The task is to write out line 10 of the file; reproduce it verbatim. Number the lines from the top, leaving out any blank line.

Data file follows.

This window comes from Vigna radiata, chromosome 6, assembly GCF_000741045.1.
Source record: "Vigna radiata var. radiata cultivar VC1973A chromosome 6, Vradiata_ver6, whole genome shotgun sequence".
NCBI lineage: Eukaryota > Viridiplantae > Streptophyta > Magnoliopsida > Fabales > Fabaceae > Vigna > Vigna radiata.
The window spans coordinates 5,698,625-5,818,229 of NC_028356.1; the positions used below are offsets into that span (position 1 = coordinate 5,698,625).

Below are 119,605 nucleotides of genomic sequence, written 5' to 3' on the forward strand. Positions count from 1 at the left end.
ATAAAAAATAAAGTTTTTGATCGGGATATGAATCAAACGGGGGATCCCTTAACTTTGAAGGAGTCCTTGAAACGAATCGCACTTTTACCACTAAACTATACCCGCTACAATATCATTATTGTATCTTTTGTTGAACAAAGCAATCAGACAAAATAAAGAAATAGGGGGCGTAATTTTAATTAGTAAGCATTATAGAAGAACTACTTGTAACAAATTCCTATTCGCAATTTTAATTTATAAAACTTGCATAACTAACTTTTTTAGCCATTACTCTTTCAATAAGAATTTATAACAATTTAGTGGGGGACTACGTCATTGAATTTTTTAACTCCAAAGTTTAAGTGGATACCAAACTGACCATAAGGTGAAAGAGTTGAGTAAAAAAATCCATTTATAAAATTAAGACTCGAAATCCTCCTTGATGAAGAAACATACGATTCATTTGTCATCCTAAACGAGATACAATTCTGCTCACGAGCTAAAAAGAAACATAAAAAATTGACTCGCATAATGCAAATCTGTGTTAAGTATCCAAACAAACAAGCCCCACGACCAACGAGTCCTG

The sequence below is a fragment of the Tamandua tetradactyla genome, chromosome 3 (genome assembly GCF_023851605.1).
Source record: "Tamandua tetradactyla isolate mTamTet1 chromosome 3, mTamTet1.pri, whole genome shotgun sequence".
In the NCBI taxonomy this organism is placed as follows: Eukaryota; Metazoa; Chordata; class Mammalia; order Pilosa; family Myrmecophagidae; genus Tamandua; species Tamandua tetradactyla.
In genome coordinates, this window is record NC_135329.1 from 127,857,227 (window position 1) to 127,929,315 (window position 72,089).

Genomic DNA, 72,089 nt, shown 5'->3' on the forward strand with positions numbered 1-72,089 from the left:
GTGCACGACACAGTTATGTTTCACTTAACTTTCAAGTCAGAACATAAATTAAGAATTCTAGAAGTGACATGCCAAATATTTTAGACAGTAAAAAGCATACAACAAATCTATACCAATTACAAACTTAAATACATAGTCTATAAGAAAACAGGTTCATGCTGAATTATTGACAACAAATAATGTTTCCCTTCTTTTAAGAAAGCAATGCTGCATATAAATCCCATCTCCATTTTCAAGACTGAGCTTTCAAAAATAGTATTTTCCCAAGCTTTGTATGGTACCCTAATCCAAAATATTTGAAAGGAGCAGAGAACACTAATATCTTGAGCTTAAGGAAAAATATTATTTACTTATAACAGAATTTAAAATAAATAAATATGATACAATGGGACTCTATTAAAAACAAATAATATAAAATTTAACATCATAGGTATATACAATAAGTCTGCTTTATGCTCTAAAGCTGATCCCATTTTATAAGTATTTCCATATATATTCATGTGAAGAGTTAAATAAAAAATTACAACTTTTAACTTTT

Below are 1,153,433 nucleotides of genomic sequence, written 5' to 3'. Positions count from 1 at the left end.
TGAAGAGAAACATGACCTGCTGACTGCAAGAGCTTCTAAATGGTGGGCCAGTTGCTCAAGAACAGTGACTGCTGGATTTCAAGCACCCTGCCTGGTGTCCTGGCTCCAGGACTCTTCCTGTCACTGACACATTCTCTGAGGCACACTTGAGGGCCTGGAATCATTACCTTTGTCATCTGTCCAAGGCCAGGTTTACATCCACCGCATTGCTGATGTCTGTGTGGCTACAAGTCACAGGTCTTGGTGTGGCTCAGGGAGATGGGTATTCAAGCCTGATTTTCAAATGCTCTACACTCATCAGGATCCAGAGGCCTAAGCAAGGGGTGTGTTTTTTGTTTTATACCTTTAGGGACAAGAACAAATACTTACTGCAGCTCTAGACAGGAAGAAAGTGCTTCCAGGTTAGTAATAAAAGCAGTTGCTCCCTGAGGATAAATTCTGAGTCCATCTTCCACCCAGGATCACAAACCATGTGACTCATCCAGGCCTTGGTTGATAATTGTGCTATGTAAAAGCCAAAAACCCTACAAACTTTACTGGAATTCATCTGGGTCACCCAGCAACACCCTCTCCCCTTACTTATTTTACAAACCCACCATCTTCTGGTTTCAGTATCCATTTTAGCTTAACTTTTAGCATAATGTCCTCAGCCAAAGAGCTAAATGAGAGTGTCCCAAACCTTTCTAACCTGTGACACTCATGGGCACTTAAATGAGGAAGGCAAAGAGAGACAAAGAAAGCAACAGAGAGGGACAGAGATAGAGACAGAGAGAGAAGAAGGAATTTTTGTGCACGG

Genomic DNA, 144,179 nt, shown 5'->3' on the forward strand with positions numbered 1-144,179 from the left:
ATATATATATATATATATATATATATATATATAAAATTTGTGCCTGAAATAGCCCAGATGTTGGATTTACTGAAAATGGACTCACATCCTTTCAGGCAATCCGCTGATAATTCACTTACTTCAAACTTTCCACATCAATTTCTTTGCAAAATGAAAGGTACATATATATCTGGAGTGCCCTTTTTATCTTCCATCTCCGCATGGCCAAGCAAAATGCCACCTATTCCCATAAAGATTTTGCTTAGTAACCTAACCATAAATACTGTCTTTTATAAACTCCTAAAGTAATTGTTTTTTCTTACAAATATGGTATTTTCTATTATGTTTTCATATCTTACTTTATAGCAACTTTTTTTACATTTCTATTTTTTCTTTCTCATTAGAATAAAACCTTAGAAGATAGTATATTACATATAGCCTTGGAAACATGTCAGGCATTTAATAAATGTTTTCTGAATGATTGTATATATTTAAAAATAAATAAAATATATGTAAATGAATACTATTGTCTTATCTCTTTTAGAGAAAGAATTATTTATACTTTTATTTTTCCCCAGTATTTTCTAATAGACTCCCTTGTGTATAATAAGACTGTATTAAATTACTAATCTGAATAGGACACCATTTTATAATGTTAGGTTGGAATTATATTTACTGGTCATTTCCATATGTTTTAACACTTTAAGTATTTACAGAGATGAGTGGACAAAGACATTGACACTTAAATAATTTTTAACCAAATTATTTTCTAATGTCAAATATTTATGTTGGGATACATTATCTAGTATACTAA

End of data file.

In genome coordinates, this window is record NC_135329.1 from 127,857,227 (window position 1) to 127,929,315 (window position 72,089).